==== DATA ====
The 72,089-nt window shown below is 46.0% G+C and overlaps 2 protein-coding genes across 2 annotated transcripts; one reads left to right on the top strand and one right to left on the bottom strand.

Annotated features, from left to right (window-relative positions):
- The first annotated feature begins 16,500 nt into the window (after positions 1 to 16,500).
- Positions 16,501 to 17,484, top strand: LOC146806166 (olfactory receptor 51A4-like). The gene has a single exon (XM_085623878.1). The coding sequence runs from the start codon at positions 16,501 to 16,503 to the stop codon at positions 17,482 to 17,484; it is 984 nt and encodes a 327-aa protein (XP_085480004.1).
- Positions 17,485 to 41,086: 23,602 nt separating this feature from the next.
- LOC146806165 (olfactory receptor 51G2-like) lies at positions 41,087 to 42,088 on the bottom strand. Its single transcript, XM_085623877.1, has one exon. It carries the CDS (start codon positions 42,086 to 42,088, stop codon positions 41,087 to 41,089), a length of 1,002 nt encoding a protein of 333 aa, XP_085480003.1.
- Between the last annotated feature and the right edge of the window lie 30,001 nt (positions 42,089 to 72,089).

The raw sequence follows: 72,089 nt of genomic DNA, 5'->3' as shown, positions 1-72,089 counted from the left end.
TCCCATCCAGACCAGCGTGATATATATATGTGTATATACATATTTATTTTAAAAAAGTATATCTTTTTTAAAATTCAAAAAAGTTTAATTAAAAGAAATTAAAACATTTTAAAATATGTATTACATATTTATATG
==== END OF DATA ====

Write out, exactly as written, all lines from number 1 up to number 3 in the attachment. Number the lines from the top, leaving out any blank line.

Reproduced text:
The 72,089-nt window shown below is 46.0% G+C and overlaps 2 protein-coding genes across 2 annotated transcripts; one reads left to right on the top strand and one right to left on the bottom strand.

Annotated features, from left to right (window-relative positions):
- The first annotated feature begins 16,500 nt into the window (after positions 1 to 16,500).